We sometimes use weird expressions to define the weather, without knowing where these are from. Weather folklore has been around for thousands of years. They are often based on superstition and beliefs; however some of them can be true.

It’s raining cats and dogs!

  • What does it mean?

This weird but very common idiom means that it is raining very heavily. The origin of this expression is quite vague as we don’t really know when and why people started to say that. Some say that during heavy rains in 17-century England, city streets were full of dead cats and dogs.

The first printed use of the phrase is found in a 1651 collection of Poems by British poet Henry Vaughan. He referred to a roof secured against “dogs and cats rained in showers”.

Here is an alternative saying: It’s bucketing down!

 

It’s Baltic out there!

  • What does it mean?

This expression means that the weather is very cold. The idiom is with no doubt a reference to the area in and around the Baltic Sea, which has quite a cold climate.

March comes in like a lion and goes out like a lamb.

  • What does it mean?

This expression describes typical March weather. In the Northern hemisphere, when March arrives, the winter is still bitterly cold and when the end of the month approaches, the weather becomes milder and we feel the transition to spring temperatures.

Another explanation is that, in Ancient Times, people looked at the starts and realised that the Constellation Leo, the lion, is present in the sky whereas towards the end of March, the Constellation Aries, the lamb, dominates the night sky.

 

Red sky in morning, Sailors take warning. Red sky at night, Sailors' delight.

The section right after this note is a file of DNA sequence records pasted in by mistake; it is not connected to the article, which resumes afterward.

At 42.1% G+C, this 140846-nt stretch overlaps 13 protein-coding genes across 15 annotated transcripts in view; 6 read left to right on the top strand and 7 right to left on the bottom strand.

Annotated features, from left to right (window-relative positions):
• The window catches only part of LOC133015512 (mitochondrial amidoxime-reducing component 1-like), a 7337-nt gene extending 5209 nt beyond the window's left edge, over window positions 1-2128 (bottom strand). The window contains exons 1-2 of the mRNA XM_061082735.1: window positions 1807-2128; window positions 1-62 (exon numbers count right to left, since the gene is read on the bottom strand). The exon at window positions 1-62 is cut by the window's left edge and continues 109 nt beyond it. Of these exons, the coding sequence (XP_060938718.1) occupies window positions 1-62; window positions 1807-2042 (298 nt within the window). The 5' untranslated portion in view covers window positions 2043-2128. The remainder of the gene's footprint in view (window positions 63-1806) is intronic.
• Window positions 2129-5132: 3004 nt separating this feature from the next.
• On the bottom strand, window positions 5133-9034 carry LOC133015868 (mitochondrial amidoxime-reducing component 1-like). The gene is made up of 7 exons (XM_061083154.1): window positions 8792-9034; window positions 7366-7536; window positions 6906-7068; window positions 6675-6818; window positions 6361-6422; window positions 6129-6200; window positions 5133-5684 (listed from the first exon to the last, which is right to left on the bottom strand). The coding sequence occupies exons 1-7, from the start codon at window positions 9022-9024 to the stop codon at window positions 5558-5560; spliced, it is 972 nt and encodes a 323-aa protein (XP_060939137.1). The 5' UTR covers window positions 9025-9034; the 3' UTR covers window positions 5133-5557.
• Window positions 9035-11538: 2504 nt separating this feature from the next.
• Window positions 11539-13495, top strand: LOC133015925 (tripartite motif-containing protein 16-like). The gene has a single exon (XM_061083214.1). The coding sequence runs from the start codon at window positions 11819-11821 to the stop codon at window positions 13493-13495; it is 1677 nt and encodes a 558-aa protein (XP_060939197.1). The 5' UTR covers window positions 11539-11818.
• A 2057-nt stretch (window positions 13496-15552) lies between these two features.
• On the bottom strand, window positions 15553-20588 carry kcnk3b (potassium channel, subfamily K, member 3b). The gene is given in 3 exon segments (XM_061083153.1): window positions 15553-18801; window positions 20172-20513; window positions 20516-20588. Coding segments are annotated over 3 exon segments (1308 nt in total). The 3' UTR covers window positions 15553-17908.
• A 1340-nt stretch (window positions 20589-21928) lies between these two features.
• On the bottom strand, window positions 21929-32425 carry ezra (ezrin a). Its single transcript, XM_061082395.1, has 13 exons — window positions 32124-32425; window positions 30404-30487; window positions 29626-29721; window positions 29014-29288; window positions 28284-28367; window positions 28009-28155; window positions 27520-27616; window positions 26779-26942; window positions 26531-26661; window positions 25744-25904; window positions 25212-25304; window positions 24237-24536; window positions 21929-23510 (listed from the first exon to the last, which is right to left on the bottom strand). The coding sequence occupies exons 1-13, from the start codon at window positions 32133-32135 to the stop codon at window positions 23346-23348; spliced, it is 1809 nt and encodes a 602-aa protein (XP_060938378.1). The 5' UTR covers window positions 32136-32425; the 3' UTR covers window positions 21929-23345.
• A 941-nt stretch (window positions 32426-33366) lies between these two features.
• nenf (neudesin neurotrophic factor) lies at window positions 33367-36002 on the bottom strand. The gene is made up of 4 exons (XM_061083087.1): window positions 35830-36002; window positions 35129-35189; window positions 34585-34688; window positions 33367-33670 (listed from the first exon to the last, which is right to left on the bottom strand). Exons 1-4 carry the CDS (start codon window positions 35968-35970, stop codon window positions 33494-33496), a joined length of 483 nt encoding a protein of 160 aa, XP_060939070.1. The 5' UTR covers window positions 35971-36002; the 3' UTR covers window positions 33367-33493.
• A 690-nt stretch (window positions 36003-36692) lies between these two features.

Red Sunset - Christian Thiergan.

  • What does it mean?

This proverb means that if the sunrise shows a red colour, it might rain during the day, and therefore be a bad day for sailors whereas if it’s the sunset that is red, then the weather will be good and sailors will have a wonderful day at sea.

  • Is this proverb true?

The white light of the sun is actually a mixture of the colours of the rainbow. The rays of the sun are split into colours of the spectrum as they arrive into the atmosphere. During the day, molecules in the air scatter blue light more than red light; this is why we see a blue sky.

The first thing to know is that the weather usually moves from the West to the East. A red sky in the morning means that dry air and dust from the west has already passed, and a storm might be on its way. On the contrary, when we see a red sunset, it means that the air is dusty and dry ad good weather is on its way.

Here is an alternative saying: Red sky at night, shepherds' delight. Red sky in the morning, shepherds' warning.

 

When windows won’t open, and the salt clogs the shaker, the weather will favor the umbrella maker!

  • What does it mean?

This saying means that if your salt clogs and your window won’t open, or close, it will probably rain – and make the umbrella maker happy!

  • Is this proverb true?

When the air is full of moisture, wooden objects such as wood window frames tend to get sticky. Therefore, opening a window or a door becomes harder than usual. In the same idea, salt clogs in the shaker and does not pour out easily when the level of moisture in the air is high. When these things happen, there is most likely precipitation coming.

 

When halo rings Moon or Sun, rain's approaching on the run.

A halo - Public Domain.

  • What does it mean?

If you look up at the sun – or the moon – and see a halo around it, it means that it will probably rain soon.

  • Is this proverb true?

A halo forms in the sky when ice crystals present at high altitudes refract the sunlight – or moonlight. When that moisture descends in the sky, it can melt rapidly and transform into rain. However, this saying is generally truer in summer than in winter.